Holocene changes in seasonal precipitation highlighted by fire incidence in eastern Canada
- Cite this article as:
- Carcaillet, C. & Richard, P. Climate Dynamics (2000) 16: 549. doi:10.1007/s003820000062
- 185 Downloads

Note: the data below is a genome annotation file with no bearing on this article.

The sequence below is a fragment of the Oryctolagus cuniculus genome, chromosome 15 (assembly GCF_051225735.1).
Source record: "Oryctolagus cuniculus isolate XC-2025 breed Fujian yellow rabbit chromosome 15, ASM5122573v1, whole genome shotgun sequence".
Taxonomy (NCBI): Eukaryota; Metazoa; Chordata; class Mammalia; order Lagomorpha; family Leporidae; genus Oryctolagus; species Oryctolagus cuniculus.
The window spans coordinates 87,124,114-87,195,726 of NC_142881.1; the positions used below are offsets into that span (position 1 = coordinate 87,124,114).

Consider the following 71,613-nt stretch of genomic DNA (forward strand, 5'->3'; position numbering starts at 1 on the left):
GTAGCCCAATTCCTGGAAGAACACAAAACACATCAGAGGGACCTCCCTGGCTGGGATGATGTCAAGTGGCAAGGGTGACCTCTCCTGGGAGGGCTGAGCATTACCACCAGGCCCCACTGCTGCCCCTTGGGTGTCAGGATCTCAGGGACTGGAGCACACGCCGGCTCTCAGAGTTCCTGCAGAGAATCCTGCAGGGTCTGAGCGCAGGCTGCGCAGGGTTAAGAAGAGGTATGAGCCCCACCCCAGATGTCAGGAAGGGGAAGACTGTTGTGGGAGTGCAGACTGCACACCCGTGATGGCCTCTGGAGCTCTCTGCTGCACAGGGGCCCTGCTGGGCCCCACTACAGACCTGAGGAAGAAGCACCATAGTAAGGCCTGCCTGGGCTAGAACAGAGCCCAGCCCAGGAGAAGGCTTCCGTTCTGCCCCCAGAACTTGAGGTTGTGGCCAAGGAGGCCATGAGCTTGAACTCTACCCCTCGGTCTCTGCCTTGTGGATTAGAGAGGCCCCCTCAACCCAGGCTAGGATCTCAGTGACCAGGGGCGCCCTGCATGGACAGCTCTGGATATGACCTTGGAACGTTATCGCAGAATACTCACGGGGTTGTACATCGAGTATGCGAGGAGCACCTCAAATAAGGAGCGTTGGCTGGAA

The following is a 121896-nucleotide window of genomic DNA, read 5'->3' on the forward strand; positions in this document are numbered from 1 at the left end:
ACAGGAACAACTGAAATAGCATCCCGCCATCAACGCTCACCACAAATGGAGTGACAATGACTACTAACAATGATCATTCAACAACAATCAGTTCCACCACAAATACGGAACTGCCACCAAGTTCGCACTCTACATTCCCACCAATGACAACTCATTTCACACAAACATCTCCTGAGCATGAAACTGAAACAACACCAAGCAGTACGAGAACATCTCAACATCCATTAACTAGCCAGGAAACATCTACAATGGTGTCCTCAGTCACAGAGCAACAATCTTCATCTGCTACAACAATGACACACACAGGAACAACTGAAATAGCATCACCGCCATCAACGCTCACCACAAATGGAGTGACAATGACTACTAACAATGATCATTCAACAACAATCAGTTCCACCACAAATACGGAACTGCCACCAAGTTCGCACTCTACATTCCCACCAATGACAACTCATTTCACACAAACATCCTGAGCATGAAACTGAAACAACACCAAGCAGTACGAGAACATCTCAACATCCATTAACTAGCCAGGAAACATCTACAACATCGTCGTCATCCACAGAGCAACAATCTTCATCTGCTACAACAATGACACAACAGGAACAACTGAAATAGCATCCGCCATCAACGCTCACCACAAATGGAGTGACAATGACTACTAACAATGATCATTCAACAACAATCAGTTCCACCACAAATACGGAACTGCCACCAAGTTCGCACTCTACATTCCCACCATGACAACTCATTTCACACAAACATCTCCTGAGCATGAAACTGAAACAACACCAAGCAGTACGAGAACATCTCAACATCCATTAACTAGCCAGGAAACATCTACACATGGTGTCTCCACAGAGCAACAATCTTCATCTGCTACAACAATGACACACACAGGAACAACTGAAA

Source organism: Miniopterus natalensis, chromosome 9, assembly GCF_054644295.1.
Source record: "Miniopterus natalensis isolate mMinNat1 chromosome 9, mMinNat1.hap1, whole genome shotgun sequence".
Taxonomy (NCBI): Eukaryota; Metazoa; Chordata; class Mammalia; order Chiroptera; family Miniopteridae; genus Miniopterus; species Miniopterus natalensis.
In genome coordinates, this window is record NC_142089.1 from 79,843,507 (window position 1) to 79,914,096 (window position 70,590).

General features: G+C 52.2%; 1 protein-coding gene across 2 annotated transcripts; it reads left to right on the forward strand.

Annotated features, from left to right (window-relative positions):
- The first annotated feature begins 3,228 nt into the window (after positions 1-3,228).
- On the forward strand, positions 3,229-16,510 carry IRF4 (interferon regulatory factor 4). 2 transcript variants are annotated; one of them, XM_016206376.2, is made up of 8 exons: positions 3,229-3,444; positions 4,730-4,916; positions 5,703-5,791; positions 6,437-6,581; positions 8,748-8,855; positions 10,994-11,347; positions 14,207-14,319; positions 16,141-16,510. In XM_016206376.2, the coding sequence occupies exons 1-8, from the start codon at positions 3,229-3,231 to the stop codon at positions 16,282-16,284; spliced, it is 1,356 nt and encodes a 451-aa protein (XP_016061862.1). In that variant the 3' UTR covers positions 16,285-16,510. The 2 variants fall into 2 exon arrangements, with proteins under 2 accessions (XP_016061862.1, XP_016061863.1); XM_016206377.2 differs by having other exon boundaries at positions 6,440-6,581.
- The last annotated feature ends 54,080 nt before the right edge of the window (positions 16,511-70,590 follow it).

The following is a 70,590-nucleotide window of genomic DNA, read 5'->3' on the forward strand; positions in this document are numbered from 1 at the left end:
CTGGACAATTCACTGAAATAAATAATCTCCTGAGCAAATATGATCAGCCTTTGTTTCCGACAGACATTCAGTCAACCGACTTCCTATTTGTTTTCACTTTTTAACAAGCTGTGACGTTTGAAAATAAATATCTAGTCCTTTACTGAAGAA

Postglacial fire history has been reconstructed for eastern Canada from charcoal-influx anomalies from 30 sites taken from a lacustrine charcoal database. The reconstruction exhibits coherent patterns of fire occurrence in space and time. The early Holocene is characterised by high fire incidence. There is a major change to much lower occurrence slightly after 8 ka BP. A return to more fire appears after 3 ka BP. This sequence does not fit with the hydro-climatic reconstruction deduced from lake level reconstructions for northeastern North America, which indicates a dry early and mid-Holocene, and a wet late-Holocene. Fire occurrence however closely matches summer relative humidity inferred from δ18O. The differences between fire frequency and lake level history, are due to changes in the seasonality of precipitation and drought frequency. Lake levels are essentially controlled by winter precipitation while summer precipitation controls fire occurrence. The early Holocene before 8–7.5 ka BP experienced dry summers due to higher solar radiation and dry adiabatic winds from the residual Laurentide Ice Sheet. The middle Holocene was dominated by wet summers due to stability of the Atlantic air mass over eastern Canada. After 2.5 ka BP, summers became drier, albeit not as fire-conducive as during the early Holocene. Late-Holocene summers conducive to fire are explained by more frequent incursions of dry Cool Pacific or Cold Arctic air masses over eastern Canada.